Compensatory Masculinity: Is it Detrimental to Men’s Mental Health?

What is compensatory masculinity? In the past, the roles of men and women were clearly outlined. While women were in charge of childcare and homemaking, men’s lifestyle involved physical activity and seeking resources, which meant they had to constantly prove their status.

Men are still expected to act according to stereotypical gender identities, even though the line between those roles is blurred. They even feel shamed for exhibiting feminine traits. So, if a man’s masculinity is threatened, he’s likely to compensate for it in some ways to change the image he’s projecting.

One of the goals of Men’s Mental Health Awareness Month is to fight societal norms proclaiming that men have to be masculine to be valued. Unfortunately, many still face pressure to conform to gender ideals.

Compensatory Masculinity And Men’s Well-Being

Several previous studies explored the way men react when someone questions their masculinity.

One of the most interesting insights came from a research by a Cornell University researcher, Robb Willer. He asked men and women to take part in a gender identity survey. After completing the survey, each participant received feedback that classified them as either having a masculine or feminine identity.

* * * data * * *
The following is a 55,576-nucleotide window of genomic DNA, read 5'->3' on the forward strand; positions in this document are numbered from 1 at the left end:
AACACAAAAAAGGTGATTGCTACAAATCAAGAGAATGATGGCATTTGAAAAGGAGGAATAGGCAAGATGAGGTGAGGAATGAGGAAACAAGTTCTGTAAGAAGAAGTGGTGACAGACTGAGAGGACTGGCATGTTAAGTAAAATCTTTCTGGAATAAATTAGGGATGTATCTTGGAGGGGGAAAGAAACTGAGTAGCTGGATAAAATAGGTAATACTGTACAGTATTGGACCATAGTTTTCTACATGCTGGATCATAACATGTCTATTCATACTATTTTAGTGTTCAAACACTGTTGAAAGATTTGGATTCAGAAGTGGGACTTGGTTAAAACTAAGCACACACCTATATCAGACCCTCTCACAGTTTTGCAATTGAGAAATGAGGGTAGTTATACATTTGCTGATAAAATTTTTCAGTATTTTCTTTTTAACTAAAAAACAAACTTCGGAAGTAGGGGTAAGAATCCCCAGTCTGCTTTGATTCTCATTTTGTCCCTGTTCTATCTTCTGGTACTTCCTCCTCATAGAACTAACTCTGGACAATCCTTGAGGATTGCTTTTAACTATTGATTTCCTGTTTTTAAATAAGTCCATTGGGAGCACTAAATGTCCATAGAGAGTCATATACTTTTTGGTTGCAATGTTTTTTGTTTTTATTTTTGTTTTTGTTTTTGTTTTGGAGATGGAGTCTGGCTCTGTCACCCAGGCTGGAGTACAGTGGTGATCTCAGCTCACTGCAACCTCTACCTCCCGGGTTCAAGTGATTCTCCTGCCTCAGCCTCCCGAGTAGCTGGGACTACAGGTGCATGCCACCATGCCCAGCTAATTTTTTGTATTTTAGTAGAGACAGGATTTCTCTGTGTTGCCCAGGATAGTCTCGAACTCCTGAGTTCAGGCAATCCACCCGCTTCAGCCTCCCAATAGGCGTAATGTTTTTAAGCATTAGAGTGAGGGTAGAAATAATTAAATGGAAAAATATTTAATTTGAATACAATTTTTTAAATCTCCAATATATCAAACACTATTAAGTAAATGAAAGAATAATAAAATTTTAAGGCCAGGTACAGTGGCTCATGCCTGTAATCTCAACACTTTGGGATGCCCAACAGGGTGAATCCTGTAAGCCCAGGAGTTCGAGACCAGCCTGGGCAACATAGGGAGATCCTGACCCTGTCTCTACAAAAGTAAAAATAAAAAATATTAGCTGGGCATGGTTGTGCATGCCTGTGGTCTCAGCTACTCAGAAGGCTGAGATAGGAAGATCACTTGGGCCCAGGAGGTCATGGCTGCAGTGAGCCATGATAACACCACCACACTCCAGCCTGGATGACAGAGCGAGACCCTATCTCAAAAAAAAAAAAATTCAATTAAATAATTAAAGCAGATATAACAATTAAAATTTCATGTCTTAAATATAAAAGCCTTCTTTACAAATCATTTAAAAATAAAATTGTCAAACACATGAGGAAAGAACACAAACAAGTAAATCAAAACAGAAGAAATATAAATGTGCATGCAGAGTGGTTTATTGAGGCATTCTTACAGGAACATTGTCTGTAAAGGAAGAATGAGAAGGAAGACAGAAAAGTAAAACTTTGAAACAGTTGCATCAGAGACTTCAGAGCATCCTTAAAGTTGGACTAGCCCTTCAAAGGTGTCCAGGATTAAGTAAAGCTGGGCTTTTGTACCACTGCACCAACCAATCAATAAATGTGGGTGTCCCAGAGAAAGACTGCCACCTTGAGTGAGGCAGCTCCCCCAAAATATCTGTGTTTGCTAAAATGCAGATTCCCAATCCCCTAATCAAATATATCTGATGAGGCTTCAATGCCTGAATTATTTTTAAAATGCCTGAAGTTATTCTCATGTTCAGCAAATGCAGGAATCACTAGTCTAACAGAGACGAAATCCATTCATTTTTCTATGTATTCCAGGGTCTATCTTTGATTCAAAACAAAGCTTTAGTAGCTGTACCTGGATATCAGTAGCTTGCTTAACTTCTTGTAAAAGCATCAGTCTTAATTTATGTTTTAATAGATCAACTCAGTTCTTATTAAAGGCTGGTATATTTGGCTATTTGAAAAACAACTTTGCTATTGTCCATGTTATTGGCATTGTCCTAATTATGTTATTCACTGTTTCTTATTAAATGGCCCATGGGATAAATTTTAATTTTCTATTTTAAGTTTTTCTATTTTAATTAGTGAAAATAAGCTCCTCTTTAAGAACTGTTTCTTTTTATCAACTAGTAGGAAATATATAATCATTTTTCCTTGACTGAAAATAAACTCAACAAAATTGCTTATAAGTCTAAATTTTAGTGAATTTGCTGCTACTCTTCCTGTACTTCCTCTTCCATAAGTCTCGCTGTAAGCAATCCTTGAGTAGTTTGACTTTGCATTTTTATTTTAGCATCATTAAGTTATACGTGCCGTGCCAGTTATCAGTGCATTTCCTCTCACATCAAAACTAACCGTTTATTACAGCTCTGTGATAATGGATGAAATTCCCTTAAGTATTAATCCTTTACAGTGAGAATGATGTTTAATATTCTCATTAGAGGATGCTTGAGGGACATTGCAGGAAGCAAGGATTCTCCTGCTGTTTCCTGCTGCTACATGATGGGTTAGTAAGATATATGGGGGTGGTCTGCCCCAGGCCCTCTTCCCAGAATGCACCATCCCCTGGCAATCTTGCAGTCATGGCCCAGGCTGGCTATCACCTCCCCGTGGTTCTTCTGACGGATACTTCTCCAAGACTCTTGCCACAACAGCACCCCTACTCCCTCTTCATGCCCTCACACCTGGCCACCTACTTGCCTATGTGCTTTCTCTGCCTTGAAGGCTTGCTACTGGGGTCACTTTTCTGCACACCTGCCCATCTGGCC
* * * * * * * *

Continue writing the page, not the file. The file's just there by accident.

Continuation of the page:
Results revealed that men who were made to feel insecure about their masculinity tended to display more homophobic attitudes. They supported the Iraq War and showed more interest in buying a car seen as masculine.

Other studies also found that men who believe that their masculinity is threatened experience a powerful stress response. Men would even show an intent to engage in risk-taking behaviours. These included heavy drinking at social functions, having unprotected sex and gambling activity with higher stakes.

Some men might also rely on physical aggression to restore their masculinity such as hitting a punching bag. These kinds of compensatory behaviours can lead to relationship problems and negatively affect men’s health in many ways. As an example, they might contract an STI or become conditioned to rely on unhealthy behaviours, even when faced with stressors not related to their sense of identity.

Men whose masculinity was threatened also reported feeling ashamed and guilty. Even if a man tries to re-establish his perceived masculinity, he might still experience the same psychological distress as if he hadn’t acted on their negative emotions. 

So what can you do to fight these outdated norms?

It’s a good idea to find healthy coping skills you can rely on when distressed, such as:

Therapy and counselling
– Physical activity
– Mindfulness and meditation
– Communication with loved ones, especially your partner

Another thing to remember is to allow yourself to feel your emotions and share them with other people before acting on them; experiencing ups and downs is a part of being human and there’s no shame in it.

Similarly, if a friend decides to open up, refrain from telling him to ‘get over it’ or to ‘man up’, and try to be empathetic.

We can all change the narrative by breaking out of the pattern little by little.  

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